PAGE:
Friction Surfaces. Interior features with surfaces that-functionally-rubtogether such as windows and doors, or are subject to human wear and tear,such as floor and steps, are known as friction surfaces. It is unclearhow much lead dust is created when friction surfaces that contain lead-basedpaint, but are top-coated with lead-free paint, rub together because muchof the earlier paint may have worn away. For example, if lead dust levelsaround windows or on painted floors are consistently above acceptable levels,treating nearby friction surfaces should be considered. If surfaces, suchas operable windows, operable doors, painted porch decks, painted floorsand painted steps appear to be generating lead dust, they should be controlledthrough isolating or removing the lead-based paint. Window and door edgescan be stripped or planed, or the units stripped on or off site to removepaint prior to repainting. Simple wooden stops and parting beads for windows,which often split upon removal, can be replaced. If window sash are severelydeteriorated, it is possible to replace them; and vinyl jamb liners caneffectively isolate remaining painted window jambs. Whenwindows are being treated within rehabilitation projects, their repairand upgrading are always recommended. In the event that part or all ofa window needs to be replaced, the new work should match in size, configuration,detail, and, whenever possible, material.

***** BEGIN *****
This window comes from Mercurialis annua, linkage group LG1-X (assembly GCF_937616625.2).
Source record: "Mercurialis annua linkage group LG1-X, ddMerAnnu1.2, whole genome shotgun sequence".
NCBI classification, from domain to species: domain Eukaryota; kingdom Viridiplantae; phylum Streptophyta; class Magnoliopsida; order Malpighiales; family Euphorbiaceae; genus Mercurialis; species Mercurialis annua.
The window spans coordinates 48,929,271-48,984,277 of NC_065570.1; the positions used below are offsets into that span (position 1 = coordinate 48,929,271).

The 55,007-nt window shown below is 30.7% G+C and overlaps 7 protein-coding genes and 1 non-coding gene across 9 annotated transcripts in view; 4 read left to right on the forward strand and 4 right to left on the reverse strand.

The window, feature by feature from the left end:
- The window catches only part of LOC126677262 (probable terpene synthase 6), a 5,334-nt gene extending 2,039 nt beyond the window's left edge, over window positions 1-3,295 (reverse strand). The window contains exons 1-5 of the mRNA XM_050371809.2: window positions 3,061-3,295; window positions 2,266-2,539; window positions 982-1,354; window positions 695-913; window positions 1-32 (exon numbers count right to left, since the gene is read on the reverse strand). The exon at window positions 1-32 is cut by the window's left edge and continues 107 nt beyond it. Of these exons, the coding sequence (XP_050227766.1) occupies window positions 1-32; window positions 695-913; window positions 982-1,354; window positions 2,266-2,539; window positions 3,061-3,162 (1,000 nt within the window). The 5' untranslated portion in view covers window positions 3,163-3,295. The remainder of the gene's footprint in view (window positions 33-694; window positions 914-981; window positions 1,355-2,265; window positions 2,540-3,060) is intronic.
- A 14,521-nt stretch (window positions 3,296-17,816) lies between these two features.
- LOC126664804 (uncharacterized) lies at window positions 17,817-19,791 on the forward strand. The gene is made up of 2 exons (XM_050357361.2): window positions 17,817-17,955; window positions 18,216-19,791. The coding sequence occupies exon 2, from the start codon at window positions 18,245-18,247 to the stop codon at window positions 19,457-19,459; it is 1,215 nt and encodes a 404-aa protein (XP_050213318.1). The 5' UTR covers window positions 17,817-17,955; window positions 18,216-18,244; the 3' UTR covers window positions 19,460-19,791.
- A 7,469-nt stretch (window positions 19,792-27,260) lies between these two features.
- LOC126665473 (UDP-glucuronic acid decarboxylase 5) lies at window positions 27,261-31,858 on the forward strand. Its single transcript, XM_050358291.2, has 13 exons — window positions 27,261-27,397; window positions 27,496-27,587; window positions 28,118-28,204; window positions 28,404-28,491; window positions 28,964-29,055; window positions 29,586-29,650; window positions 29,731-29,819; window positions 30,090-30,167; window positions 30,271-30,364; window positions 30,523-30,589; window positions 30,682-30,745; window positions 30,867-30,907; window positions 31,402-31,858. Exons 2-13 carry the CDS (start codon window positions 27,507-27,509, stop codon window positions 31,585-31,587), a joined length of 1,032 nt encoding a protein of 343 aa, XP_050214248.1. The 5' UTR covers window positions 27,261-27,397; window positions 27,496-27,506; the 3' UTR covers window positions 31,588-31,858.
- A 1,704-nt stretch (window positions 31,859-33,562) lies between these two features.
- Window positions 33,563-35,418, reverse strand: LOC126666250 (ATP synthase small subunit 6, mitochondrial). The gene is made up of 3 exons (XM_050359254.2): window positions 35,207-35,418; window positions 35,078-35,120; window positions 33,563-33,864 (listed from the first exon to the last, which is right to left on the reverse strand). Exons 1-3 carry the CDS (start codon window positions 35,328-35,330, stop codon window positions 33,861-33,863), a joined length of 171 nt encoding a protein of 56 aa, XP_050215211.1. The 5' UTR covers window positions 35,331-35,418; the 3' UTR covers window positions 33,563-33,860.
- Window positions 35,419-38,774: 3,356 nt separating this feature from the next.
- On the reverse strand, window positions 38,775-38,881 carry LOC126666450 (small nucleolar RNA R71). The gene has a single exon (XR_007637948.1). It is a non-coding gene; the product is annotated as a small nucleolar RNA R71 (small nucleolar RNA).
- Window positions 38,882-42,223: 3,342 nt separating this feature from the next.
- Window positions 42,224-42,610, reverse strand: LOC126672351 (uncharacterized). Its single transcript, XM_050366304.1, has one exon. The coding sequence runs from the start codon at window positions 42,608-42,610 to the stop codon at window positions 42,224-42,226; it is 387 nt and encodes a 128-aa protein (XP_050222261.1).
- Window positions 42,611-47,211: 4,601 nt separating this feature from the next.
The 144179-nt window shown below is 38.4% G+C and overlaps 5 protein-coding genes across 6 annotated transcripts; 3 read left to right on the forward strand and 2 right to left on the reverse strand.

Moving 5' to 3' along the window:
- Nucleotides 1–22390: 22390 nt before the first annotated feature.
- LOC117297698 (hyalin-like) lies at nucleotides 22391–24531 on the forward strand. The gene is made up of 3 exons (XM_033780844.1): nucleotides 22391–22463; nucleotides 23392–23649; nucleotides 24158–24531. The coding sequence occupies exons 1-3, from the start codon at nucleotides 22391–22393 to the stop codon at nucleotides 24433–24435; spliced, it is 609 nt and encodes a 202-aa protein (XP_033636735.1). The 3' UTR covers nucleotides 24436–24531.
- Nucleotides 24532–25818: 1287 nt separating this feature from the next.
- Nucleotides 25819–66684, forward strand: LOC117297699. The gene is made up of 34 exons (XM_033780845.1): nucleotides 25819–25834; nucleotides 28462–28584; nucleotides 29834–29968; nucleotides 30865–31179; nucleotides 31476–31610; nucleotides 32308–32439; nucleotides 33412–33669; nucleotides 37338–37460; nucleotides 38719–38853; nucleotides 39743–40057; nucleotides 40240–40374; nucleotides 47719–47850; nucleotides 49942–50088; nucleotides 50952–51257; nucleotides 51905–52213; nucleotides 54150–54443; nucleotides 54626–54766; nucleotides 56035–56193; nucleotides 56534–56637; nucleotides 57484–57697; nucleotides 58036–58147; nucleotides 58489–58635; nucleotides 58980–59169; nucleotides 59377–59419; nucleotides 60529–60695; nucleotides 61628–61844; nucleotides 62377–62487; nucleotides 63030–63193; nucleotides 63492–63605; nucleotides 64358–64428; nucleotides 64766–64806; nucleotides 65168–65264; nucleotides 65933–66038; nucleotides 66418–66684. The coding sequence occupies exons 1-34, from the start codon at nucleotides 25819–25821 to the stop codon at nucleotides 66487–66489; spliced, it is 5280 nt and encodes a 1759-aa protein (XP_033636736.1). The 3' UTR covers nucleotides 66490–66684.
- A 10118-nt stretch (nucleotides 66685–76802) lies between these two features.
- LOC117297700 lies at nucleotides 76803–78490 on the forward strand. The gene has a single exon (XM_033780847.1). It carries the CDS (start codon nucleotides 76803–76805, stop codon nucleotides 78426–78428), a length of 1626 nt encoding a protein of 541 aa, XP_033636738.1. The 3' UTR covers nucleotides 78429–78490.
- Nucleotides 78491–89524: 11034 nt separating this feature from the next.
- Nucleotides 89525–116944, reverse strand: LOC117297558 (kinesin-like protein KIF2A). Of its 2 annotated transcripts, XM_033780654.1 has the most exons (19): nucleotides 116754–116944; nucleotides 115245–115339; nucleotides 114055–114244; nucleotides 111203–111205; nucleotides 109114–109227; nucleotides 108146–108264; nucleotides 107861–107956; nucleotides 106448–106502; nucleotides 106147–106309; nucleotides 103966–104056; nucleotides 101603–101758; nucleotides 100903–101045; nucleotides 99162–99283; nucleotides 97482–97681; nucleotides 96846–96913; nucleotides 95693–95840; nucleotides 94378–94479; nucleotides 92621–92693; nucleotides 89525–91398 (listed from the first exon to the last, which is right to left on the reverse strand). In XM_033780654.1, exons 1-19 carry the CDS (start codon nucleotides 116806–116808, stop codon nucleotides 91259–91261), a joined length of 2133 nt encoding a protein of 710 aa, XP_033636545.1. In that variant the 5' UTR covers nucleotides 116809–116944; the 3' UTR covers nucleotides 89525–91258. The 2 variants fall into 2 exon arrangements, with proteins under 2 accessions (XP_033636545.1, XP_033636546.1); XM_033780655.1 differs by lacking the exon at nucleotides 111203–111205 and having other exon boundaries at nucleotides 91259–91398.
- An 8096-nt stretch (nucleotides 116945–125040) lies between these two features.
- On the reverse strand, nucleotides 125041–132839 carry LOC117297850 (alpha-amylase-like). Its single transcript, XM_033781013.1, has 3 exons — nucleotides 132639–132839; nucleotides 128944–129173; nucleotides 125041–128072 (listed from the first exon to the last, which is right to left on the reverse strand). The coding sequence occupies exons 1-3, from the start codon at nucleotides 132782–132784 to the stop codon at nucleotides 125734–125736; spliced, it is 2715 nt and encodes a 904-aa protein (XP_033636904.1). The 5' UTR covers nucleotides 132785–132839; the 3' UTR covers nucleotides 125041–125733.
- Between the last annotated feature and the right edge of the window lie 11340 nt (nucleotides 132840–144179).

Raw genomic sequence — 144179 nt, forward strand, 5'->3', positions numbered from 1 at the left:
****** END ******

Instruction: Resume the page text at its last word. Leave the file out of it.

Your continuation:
Painted floors often present a difficult problem because walking onthem abrades the surface, releasing small particles of lead-based paint.It is difficult to remove lead dust between the cracks in previously paintedstrip flooring even after sanding and vacuuming using special High EfficiencyParticulate Air (HEPA) filters to control the lead dust. If painted floorsare not highly significant in material, design, or craftsmanship, and theycannot be adequately cleaned and refinished, then replacing or coveringthem with new flooring may be considered. Stair treads can be easily fittedwith rubber or vinyl covers.